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README.md

lore-models

AJAX abstraction tier for Lore.

Interface

The interface for this library is designed to mirror Backbone.Model and Backbone.Collection with the following modifications/notes/exceptions:

  1. This library should not be used to pass data through your application. It is intended solely as an AJX abstraction tier. JSON data goes in, a request in made, and the response is serialized back into JSON and then emitted from an action for the reducers to pick up.
  2. All event emitters have been removed. Again, this is purely an abstraction tier, not a way to store your data.
  3. The jQuery.ajax has been removed in favor of something much lighter weight that also facilitates testing in a non-browser environment (i.e. Node).
var Model = require('lore-models').Model;
var sync = require('lore-models').sync;
var _ = require('lodash');

// The .extend() method is something that allows you to define common functionality in
// one model (like common parse methods or url buidling logic) and then build other
// models from that so you don't have to duplicate the code.
var Todo = Model.extend({

  // A model's unique identifier is stored under the id attribute. If you're 
  // directly communicating with a backend (CouchDB, MongoDB) that uses a different 
  // unique key, you may set a Model's idAttribute to transparently map from that 
  // key to id
  idAttribute: "id",

  // The endpoint used for CRUD operations.  The real url is build from this 
  // urlRoot + information like "if calling model.save() and there's already
  // a model.id property, the model must already exist, so we should make a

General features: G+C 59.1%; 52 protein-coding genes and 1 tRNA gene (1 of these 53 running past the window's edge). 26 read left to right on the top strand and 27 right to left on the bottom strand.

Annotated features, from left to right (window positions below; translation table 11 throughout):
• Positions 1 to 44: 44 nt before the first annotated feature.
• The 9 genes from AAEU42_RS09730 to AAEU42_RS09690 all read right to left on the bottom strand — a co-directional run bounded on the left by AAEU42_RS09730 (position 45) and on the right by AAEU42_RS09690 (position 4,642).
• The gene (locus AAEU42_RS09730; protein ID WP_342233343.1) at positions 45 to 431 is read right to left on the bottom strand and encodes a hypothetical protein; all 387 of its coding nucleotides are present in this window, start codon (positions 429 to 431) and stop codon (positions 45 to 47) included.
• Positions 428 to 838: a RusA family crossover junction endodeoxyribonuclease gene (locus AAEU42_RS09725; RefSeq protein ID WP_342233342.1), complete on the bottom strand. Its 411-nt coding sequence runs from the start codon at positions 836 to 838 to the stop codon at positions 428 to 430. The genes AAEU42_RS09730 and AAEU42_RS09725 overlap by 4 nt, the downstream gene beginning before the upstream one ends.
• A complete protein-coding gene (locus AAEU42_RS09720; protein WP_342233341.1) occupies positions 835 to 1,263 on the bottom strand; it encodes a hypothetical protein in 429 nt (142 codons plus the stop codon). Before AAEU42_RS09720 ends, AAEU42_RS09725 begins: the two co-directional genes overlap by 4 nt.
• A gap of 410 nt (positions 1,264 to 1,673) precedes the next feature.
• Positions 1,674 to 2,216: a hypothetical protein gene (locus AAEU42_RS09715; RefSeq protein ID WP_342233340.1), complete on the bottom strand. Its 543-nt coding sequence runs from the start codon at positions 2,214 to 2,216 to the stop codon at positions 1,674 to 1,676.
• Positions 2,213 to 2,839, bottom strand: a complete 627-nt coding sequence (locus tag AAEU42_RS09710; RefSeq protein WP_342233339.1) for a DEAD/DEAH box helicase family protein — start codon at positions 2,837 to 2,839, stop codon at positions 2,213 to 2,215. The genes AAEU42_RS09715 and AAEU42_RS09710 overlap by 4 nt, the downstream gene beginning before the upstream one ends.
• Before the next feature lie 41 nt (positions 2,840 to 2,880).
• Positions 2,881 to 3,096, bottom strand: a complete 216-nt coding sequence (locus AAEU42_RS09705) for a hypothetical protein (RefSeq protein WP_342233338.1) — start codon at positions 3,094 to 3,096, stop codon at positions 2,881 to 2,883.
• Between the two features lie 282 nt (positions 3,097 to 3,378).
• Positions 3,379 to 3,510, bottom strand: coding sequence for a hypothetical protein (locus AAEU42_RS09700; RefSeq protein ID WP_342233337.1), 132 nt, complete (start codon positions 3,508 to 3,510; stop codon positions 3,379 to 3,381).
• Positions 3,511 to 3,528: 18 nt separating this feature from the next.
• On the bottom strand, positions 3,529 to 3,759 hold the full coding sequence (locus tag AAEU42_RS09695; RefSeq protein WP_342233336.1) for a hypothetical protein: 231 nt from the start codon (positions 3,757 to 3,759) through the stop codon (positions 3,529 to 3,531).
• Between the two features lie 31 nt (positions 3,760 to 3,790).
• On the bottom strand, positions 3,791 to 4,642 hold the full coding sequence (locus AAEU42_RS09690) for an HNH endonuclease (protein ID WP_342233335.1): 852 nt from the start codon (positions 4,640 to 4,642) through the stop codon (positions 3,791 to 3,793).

// call to `PUT http://localhost:3000/api/todos/:id` to update the model.
  // If no model.id exists, then we should make a call to 
  // `POST http://localhost:3000/api/todos` to create the model.
  urlRoot: 'http://localhost:3000/api/todos',
  
  // url() is used to build the url for the request
  // if the API follows simple/flat conventions, there's rarely a need to override it
  // but for APIs without clear conventions, this function is quite useful
  // The code below is Backbone's default implementation (for reference)
  url: function() {
    var base =
      _.result(this, 'urlRoot') ||
      _.result(this.collection, 'url') ||
      urlError();
    if (this.isNew()) return base;
    var id = this.get(this.idAttribute);
    return base.replace(/[^\/]$/, '$&/') + encodeURIComponent(id);
  },

  // initialize() is  especially useful for API endpoints with deeply 
  // nested URLs to help build the url later. It's called once, during
  // construction of the model
  initialize: function(attributes, options) {
    // set instance variables
  },
  
  // parse is called whenever a model's data is returned by the server, in fetch, 
  // and save. The function is passed the raw response object, and should return 
  // the attributes hash to be set on the model.
  parse: function(resp, options) {
    return resp;
  },